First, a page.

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This is a guide to the city of Winona, the county seat of Winona County, Minnesota, and situated in the bluff country on the Mississippi River.

The city is near the center of a fifty-mile navigable section of the Mississippi River that flows from west to east. The river is a significant part of the city's history. Until the signing of the Treaty of Mendota in 1851, the Mississippi River marked the western border of the United States. Today, the river serves as a corridor for waterfowl, and is home to a wide variety of wildlife. It also provides recreational activities, including boating, fishing, and swimming.

In the 1700s, both sides of the Mississippi were inhabited by Native Americans. The Mdewakanton Sioux village that was situated at the current site of Winona was named Keoxa. The first white men to come into the area were explorers, then trappers, loggers, and others who came to trade with the Indians. Then came the loggers, the squatters, the land-grabbers, steamboaters, and industrial barons who recognized the value of the river as a highway upon which to transport goods to market.

Canoes were replaced by steamboats that transported settlers, soldiers, and freight, to and from the area. Then came the paddle-wheelers; a lot of them, hauling freight and passengers. In 1890 alone, nearly nine thousand rafts, boats, and barges came to Winona. Once the forests were decimated, the rafts were used for excursions. Boats built solely for excursions offered more comfort than the rafts.

In 1820, the US Congress authorized the removal of obstructions to navigation on the Mississippi River. Where necessary, channels were dug, removing snags and sandbars that obstructed travel along the river.

Whites settled the area in 1851, and a town was platted in 1852, and originally named Montezuma. Its name was soon changed to Winona at the request of Henry D. Huff, who acquired an interest to the townsite in 1853, and platted an addition. The first settlers of Winona were largely from New England. In 1856, several German immigrants came to Winona. Beginning in 1859, several Polish immigrants made their home in Winona and the surrounding region.

The early economy of the city was based on lumber, wheat, steamboating, and the railroads. The steamboats, and then the railroad, transported lumber and wheat to markets. The first railway bridge across the river at Winona was built by the Winona & Saint Peter Railroad in 1871. The Winona Bridge Railway constructed a second bridge across the river at Winona. The first train crossed the steel and iron bridge in 1891, and it was used by the Green Bay & Western, as well as the Burlington Railroad, for nearly a century, closing in 1985, and dismantled in 1990. In 1892, a wagon toll bridge was built, remaining in service until 1942.

The city of Winona has two historic districts listed on the National Register of Historic Places, which are together administered as a single local historic district by the Winona Heritage Preservation Commission.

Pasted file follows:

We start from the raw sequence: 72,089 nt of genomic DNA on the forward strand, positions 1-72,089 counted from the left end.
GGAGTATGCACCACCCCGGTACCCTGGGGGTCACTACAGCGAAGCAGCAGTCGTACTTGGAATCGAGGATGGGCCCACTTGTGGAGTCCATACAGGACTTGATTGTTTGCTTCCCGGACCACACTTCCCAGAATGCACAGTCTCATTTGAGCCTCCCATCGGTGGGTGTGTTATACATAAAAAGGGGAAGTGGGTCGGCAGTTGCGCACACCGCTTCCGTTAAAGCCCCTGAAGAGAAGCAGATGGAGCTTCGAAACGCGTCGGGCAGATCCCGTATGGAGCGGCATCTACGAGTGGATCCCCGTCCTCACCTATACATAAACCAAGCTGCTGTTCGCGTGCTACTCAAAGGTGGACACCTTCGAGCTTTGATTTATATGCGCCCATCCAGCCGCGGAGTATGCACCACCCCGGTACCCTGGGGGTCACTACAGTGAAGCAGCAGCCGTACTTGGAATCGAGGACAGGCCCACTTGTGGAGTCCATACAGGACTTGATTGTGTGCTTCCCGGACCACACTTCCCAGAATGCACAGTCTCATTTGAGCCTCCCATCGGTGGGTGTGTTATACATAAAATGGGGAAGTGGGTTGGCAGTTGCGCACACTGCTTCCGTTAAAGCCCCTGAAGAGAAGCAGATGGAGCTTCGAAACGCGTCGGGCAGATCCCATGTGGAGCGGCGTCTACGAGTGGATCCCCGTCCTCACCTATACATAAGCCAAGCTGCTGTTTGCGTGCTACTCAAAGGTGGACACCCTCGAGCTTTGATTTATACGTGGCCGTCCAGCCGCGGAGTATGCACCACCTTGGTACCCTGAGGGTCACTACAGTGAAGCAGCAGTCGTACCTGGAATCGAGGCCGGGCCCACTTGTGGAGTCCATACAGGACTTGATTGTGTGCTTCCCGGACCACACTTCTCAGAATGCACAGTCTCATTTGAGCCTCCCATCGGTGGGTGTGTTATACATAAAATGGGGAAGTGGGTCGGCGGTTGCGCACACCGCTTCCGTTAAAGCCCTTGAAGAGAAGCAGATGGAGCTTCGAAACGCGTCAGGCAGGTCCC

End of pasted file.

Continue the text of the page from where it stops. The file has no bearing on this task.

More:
In 1942, the city built a bandshell for outdoor music performances and other events. Concerts are held there during the summer, including free weekly concerts by the Winona Municipal Band.

The Bud King Ice Arena was built by the City of Winona and the Winona Area Youth Hockey Association, and is operated and maintained by the city, while WAYHA is responsible for programming. The facility includes an indoor and an outdoor ice arena. Additionally, the Winona Parks and Recreation Department maintains eight free seasonal public skating rinks throughout the city.

The Bob Welch Aquatic Center includes a 298-foot water slide, an Olympic-size pool, a mushroom waterfall, two diving boards, a playground area, and a bocce ball court.

The Lake Lodge Recreation Center is situated in Lake Park on Lake Winona, offering canoeing, paddle-boarding, and kayaking, as well as tandem biking, log rolling, and long boarding. It also includes a lodge and boats which are available for rent. In the winter, there is ice skating, snowshoeiing, and indoor activities at the lodge.

Situated between Lake Park and the Mississippi River, but closer to the river, the East Recreation Center, Community Garden, and Neighborhood Park offers outdoor spaces for people to gather and play, as well as an indoor recreation center, and a community garden.

For seniors in Winona, the Friendship Center offes a variety of programs and special events.

Winona is bordered by the city of Goodview to the west, and Stockton is about eight or nine miles to the west-southwest.

Several small islands on the Mississippi River are in Winona. These include Latsch Island, which is home to a boathouse community that has been in existence for generations. Much of the island is itself a city park, and boathouse owners pay a mooring fee to the city.


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